Common Sleep Disorders

Sleep is one of the most commonly discussed topics at our patients’ well visits at Kids Health Alliance. Sleep is an important part of your child’s mental and physical development. If disturbed, it can lead to a host of serious problems. Prevalent mainly in adolescents, an estimated 50% of children globally experience sleep disorders.

What is Pediatric Sleep Disorders?

Pediatric sleep disorders are abnormal sleeping patterns with distinct signs and consequences. They come with a range of signs and severities. Different from occasional oversleeping and undersleeping, sleep disorders can result in neurocognitive and psychosocial impairments. They manifest as irritability, behavioral problems, and learning difficulties in children. They can also lead to weight, height, and social abnormalities.

The etiology and findings of pediatric sleep disorders are very different from adult sleep disorders. Studies show that early medical intervention leads to effective treatment and control.

Know the signs of sleep problems in children and when to worry. The following are the various sleep disorders types prevalent in children.

Arousal Disorders

Arousal disorders are a common occurrence. They cause transitions from deep-sleep to partial wakefulness in children. In most cases, this stage leads to a confused state of mind. It is very common for children with arousal disorders to behave oddly during sleep. It’s almost as if your child is both asleep and awake at the same time.

Children often remember little to nothing after 30 minutes. They are also unresponsive during an episode.

These disorders are mainly caused by fever, abrupt sleep loss, migraine, and irregular sleep-wake routines.

Signs of Arousal Disorder

The signs vary in complexity and severity from child to child. The following are common episodes of arousal disorders that a child may display during sleep:

-Unresponsive sit-ups
-Crying loudly
-Being aggressive to surrounding people and things
-Confused judgment and Disorientation

Obstructive Sleep Apnea (OSA)

Obstructive Sleep Apnea results from the complete or partial collapse of airways. It disrupts your child’s sleep frequently by causing breathing difficulties. Breathing difficulties often result in low body oxygen levels. The awakenings caused by this are as frequent as 100 times per night.

While the awakenings are brief, they fragment the sleep cycle significantly.

Children with Obstructive Sleep Apnea suffer daytime fatigue and sleepiness. They appear low in energy and may snore.

Signs of Obstructive Sleep Apnea in Children

The following are signs to look out for OSA in your child:

-Decreased attention span
-Aggressive behavior
-Cognitive and behavioral impairments
-Breathing via mouth
-Enlarged tonsils and adenoids
-Restless sleep
-Parasomnias such as sleepwalking or night terrors
-Weight abnormalities such as weight loss or poor weight gain
-Daytime sleepiness

Central Sleep Apnea (CSA)

Central Sleep Apnea occurs when your brain doesn’t direct your body to breathe. Frequent episodes of no breathing during sleep are common. This results in low body oxygen levels. Consequently, your child wakes up multiple times. CSA fragments the sleep cycle heavily. It usually takes 10-20 seconds of wakefulness to regain stability.

It is one of the most common sleeping disorders in kids. It requires medical attention promptly. It is caused by low oxygen levels during the day.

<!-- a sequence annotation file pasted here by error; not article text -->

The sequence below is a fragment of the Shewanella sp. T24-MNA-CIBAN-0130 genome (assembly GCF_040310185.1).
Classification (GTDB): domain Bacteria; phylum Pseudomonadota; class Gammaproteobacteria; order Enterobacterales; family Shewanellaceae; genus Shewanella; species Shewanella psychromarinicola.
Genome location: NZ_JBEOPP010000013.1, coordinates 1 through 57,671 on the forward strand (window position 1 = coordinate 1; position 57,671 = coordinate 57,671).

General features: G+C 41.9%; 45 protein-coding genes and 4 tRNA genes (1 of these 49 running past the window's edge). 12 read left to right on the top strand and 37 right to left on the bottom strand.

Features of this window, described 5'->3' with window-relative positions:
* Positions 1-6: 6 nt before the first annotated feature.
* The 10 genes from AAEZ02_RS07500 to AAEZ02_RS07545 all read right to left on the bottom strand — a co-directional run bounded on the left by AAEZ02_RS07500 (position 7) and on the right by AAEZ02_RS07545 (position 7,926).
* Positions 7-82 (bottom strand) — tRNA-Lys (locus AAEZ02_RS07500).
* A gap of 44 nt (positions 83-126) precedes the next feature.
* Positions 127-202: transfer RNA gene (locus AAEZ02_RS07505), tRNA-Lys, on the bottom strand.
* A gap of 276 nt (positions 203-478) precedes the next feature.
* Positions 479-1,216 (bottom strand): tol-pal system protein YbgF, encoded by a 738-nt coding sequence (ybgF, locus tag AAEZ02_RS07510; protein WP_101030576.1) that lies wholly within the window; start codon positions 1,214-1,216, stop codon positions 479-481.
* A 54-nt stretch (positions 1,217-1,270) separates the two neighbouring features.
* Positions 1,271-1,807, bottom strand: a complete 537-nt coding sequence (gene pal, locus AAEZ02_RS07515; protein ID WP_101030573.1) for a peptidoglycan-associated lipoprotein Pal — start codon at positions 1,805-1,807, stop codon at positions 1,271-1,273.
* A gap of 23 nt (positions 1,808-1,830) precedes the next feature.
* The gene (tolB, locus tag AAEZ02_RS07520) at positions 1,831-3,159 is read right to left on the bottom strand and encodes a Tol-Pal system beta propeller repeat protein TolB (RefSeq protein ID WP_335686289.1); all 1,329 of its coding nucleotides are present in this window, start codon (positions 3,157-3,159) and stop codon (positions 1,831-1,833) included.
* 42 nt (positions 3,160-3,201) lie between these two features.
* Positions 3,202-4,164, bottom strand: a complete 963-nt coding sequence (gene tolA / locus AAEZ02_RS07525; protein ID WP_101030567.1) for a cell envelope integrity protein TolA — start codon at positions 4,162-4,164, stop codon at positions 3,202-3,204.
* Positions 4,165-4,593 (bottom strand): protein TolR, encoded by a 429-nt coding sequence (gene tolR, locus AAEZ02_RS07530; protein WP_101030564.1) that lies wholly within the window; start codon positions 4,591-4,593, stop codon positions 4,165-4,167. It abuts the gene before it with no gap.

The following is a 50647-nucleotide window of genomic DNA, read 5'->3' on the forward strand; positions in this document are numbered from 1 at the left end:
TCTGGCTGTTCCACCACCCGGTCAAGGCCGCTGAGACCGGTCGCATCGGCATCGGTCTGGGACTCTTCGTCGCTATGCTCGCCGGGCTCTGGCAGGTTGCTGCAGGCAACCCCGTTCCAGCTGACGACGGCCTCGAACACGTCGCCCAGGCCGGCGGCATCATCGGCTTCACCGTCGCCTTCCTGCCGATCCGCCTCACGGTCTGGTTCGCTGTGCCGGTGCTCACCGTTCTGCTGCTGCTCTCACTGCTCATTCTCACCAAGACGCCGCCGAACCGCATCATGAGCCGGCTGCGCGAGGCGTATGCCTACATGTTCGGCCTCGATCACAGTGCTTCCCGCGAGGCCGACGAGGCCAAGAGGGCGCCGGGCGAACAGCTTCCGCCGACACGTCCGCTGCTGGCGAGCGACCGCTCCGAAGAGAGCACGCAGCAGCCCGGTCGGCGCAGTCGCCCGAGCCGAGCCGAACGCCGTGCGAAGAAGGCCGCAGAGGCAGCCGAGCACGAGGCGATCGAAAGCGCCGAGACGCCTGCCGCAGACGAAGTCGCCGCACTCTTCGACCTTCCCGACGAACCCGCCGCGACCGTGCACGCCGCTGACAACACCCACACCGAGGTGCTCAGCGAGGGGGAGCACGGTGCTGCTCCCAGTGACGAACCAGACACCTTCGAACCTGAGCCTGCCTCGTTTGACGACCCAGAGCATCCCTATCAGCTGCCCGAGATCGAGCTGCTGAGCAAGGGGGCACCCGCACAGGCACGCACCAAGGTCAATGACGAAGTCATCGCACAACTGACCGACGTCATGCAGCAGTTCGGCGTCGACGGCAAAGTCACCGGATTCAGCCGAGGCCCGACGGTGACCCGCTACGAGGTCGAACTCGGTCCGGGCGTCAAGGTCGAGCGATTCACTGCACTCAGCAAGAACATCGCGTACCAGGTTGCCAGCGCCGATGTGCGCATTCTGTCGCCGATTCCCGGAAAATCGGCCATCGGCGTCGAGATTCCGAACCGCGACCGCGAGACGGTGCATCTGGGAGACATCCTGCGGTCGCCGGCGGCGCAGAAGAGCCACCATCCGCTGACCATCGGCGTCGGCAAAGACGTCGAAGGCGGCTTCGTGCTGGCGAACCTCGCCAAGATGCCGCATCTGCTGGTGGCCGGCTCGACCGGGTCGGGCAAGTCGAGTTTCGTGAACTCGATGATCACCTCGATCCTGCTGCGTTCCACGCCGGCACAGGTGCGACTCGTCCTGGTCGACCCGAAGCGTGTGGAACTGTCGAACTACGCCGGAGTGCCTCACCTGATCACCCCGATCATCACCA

Signs of Central Sleep Apnea (CSA) in Children

Central Sleep Apnea often comes with the following signs and symptoms:

-Shallow breathing
-Frequent awakenings
-Daytime fatigue
-Excessive sleepiness
-Sweating when asleep
-Episodes of no breathing when asleep
-Low-oxygen levels in the body

Restless Legs Syndrome (RLS)

Restless Leg Syndrome is a common pediatric Sleep Disorder. It is a neurological condition. It causes abnormal sensations and urges a person to move when they lie down. These sensations usually appear right after 15 minutes of lying down. They are mostly localized in the legs. However, your child may also experience these in his or her torso, arms, and limbs. These frequent urges to move fragment the sleep cycle of your child heavily. They also lead to a host of problems associated with disturbed sleeping cycles.

Signs of Restless Legs Syndrome

Your child may exhibit the following if they have RLS:

-Involuntary limb movements
-Sensations such as creeping, crawling, and prickling in bed
-Mood swings
-Daytime fatigue and sleepiness
-Aggressive behavior
-Child tosses and turns all night

Child Insomnia

Insomnia is one of the most common pediatric sleep disorders. If your child is struggling with insomnia, he or she will experience difficulties in falling asleep or remaining asleep.

It can gravely affect their life’s quality and cause physical and emotional impairments.

Short-term insomnias usually go away within a month. They are often stress-related and do not cause any potential long-term detrimental effects. However, insomnia becomes chronic if persistent for more than 6 months. Chronic insomnia stems from other health conditions such as depression or chronic pain.

A child is more likely to face short-term insomnia over chronic insomnia.

Signs of Child Insomnia

The following are signs of child insomnia:

-Unusual wake-sleep times
-Daytime Fatigue
-Failed sleeping attempts
-Difficulty remaining asleep

Specialized Treatment at Kids’ Health Alliance

Sleep problems in children are a common occurrence that we frequently deal with at Kids’ Health Alliance. With scheduled awakenings, positive reinforcement, and other techniques, our professionals will help your child overcome their sleep problems. In the case of sleep apnea, continuous positive airway pressure may be recommended. For more information or to schedule an appointment, visit


Comments are closed.